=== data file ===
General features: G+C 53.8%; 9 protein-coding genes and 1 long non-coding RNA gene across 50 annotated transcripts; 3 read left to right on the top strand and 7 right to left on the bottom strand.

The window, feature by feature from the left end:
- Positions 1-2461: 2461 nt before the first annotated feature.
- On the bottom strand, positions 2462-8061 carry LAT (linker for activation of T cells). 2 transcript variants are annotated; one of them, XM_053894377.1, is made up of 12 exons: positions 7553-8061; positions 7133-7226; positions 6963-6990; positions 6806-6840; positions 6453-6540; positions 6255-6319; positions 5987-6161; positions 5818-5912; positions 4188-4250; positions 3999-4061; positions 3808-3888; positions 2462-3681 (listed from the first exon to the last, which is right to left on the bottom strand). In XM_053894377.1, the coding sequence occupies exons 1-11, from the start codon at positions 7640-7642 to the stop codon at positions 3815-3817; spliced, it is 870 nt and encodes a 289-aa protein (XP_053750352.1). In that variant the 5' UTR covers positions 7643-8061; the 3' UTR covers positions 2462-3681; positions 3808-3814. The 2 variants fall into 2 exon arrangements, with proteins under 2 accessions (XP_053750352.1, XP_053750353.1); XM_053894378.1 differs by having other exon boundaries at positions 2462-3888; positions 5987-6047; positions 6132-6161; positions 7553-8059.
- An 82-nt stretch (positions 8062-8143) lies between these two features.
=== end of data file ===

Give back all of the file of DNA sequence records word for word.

General features: G+C 53.8%; 9 protein-coding genes and 1 long non-coding RNA gene across 50 annotated transcripts; 3 read left to right on the top strand and 7 right to left on the bottom strand.

The window, feature by feature from the left end:
- Positions 1-2461: 2461 nt before the first annotated feature.
- On the bottom strand, positions 2462-8061 carry LAT (linker for activation of T cells). 2 transcript variants are annotated; one of them, XM_053894377.1, is made up of 12 exons: positions 7553-8061; positions 7133-7226; positions 6963-6990; positions 6806-6840; positions 6453-6540; positions 6255-6319; positions 5987-6161; positions 5818-5912; positions 4188-4250; positions 3999-4061; positions 3808-3888; positions 2462-3681 (listed from the first exon to the last, which is right to left on the bottom strand). In XM_053894377.1, the coding sequence occupies exons 1-11, from the start codon at positions 7640-7642 to the stop codon at positions 3815-3817; spliced, it is 870 nt and encodes a 289-aa protein (XP_053750352.1). In that variant the 5' UTR covers positions 7643-8061; the 3' UTR covers positions 2462-3681; positions 3808-3814. The 2 variants fall into 2 exon arrangements, with proteins under 2 accessions (XP_053750352.1, XP_053750353.1); XM_053894378.1 differs by having other exon boundaries at positions 2462-3888; positions 5987-6047; positions 6132-6161; positions 7553-8059.
- An 82-nt stretch (positions 8062-8143) lies between these two features.